Artwork By Ross Boone (@rossboone)
Written By Bree Rostic, USA
This week, a police officer in Minneapolis held his knee to the neck of George Floyd, an African American man. After nine minutes of what can only be described as desperate pleas and cries, George died. He was murdered on a street, in broad daylight, by an institution designed to protect people. This is not the first occurrence that’s been plastered across our TV’s and Facebook.
Annihilation means to destroy utterly—to obliterate. It’s not a word that I use often, especially not in regards to human life. But there doesn’t seem to be a word more fitting for this time when the lives of black men and women—our brothers, sisters, daughters, and sons—are being senselessly extinguished without justice at an alarming rate. Seemingly there is nothing African American people can do about it, but sit uncomfortably and watch as murder takes place on our social media feeds.
As a black woman in America, I’ve witnessed the grief that presses down on our shoulders until we are flat on our faces, unable to move. Fear greets us as we leave our front doors. Relief and anger find us as we come back. What are we supposed to do? As believers? As humans? As victims? Do we turn the other cheek? Do we pretend like it’s not happening because it’s not affecting us? How about crying—how much can we cry? Sometimes it seems like we can’t do anything but stare at news reports shocked yet not surprised. It’s time for a change. We can’t sit back and continue going on as normal.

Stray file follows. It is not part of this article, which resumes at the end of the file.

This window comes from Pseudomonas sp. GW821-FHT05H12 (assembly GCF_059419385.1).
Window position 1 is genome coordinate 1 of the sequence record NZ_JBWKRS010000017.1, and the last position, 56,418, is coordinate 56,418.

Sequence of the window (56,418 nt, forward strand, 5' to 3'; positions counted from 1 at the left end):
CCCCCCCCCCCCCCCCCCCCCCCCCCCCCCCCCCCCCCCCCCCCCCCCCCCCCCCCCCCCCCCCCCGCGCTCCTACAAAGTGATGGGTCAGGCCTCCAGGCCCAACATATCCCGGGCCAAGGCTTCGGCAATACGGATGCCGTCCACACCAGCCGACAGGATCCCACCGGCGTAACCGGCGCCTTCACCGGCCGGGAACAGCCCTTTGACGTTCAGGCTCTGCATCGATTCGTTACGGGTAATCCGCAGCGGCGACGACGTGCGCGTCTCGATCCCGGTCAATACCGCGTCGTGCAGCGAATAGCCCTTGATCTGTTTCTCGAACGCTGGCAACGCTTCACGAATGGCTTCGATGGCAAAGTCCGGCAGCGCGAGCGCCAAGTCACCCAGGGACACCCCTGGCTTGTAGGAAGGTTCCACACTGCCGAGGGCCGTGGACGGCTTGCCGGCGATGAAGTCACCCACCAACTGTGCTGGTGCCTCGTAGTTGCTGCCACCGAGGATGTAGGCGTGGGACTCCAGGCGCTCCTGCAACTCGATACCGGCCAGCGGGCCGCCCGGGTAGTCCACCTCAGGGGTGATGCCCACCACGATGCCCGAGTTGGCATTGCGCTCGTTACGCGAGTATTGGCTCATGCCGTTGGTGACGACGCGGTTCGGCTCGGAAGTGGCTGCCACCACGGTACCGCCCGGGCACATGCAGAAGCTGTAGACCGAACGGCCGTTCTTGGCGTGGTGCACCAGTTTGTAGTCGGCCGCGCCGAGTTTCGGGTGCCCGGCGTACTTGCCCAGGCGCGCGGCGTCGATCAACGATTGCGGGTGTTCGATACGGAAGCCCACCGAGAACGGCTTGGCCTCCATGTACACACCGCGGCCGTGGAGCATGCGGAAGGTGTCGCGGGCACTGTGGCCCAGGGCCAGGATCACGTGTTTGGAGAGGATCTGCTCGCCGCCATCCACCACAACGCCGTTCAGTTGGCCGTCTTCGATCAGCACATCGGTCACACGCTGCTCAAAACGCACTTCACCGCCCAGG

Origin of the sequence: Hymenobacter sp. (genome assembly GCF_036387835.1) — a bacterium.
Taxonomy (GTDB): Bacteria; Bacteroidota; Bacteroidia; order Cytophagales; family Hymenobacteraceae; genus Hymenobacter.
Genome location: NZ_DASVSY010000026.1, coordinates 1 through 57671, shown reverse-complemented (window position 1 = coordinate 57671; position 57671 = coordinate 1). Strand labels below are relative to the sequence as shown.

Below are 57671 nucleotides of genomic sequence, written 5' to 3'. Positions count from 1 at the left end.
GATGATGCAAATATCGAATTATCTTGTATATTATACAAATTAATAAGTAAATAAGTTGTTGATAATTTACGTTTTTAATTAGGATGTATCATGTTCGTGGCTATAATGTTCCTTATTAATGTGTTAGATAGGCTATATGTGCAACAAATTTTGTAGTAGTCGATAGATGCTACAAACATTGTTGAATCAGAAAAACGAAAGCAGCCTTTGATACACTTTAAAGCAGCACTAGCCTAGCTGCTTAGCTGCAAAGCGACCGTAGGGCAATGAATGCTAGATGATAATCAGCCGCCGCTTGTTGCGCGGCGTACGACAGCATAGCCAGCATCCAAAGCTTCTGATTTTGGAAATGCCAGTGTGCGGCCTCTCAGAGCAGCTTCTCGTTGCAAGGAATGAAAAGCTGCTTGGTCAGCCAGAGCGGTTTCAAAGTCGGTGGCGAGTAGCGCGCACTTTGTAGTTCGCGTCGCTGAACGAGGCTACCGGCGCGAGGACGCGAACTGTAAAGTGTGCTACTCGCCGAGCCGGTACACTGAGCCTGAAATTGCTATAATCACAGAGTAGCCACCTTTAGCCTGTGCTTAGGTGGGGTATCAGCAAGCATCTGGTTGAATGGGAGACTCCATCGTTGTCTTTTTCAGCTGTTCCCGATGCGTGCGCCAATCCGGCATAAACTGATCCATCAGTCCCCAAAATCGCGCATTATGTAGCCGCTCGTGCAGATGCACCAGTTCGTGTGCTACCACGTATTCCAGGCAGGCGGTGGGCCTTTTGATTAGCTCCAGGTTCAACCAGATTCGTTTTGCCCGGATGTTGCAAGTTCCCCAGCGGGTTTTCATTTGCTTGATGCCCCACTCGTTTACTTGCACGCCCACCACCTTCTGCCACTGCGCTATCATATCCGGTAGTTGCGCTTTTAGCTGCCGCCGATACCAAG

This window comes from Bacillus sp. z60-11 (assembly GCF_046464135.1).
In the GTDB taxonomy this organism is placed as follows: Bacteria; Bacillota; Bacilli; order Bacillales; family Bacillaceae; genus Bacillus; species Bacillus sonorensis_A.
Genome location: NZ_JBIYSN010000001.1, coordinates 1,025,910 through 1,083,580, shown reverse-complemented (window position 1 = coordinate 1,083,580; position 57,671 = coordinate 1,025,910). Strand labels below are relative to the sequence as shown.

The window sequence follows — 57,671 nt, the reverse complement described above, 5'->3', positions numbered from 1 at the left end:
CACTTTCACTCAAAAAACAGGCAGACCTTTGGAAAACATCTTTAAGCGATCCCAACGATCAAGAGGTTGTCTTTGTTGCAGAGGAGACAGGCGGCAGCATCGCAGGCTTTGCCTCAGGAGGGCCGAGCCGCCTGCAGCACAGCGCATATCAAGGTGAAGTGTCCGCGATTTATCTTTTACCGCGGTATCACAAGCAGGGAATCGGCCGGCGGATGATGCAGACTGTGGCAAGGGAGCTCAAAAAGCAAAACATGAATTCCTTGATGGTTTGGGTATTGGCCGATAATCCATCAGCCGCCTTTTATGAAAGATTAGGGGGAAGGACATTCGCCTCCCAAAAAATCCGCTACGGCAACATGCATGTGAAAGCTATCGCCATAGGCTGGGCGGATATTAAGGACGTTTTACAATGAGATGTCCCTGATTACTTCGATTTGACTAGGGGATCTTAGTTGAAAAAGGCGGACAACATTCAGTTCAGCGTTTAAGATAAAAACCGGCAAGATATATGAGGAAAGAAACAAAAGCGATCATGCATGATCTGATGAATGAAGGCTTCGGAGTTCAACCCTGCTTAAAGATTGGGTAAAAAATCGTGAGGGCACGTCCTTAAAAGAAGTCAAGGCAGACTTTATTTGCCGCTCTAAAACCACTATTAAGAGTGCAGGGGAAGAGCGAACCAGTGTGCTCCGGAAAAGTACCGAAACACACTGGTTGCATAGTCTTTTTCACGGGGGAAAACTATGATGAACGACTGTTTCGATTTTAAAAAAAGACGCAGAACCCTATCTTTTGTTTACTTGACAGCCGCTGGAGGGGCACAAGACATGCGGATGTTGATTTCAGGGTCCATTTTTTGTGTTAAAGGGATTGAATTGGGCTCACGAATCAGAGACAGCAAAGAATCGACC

If you go through the Bible, you can find a verse and example for any number of responses. Turn the other cheek or an eye for an eye. But at the heart of the Bible is Jesus. And He’s the answer to how all Christians should respond.
Because each of us, no matter the color of our skin or origin, has a responsibility to act.
Jesus the Activist
Who is Jesus? If you only believe in the Jesus who is super gentle, kind, and sensitive, you are missing parts of who He is. We can’t ignore the radical, fierce, challenger Jesus. His very position as the Savior of our world makes Him an advocate and activist. He didn’t sit back silent while humanity suffered. He strategically interjected Himself in this world to transform it. He gave up His life, His comforts, and His heavenly home, in order to restore the relationship between God and humanity. He did so by showing compassion, challenging the status quo, and changing the world.
Our hearts should be grieving. No matter what color your skin, or your beliefs, the consistent, systemic destruction of human beings should cause outrage. Somehow we’ve become more and more desensitized to death. Mass murders, drug wars, video games, gang wars, and media coverage have made the killing of innocent black men and women all too common. It can be overwhelming to the point that it hurts to hurt.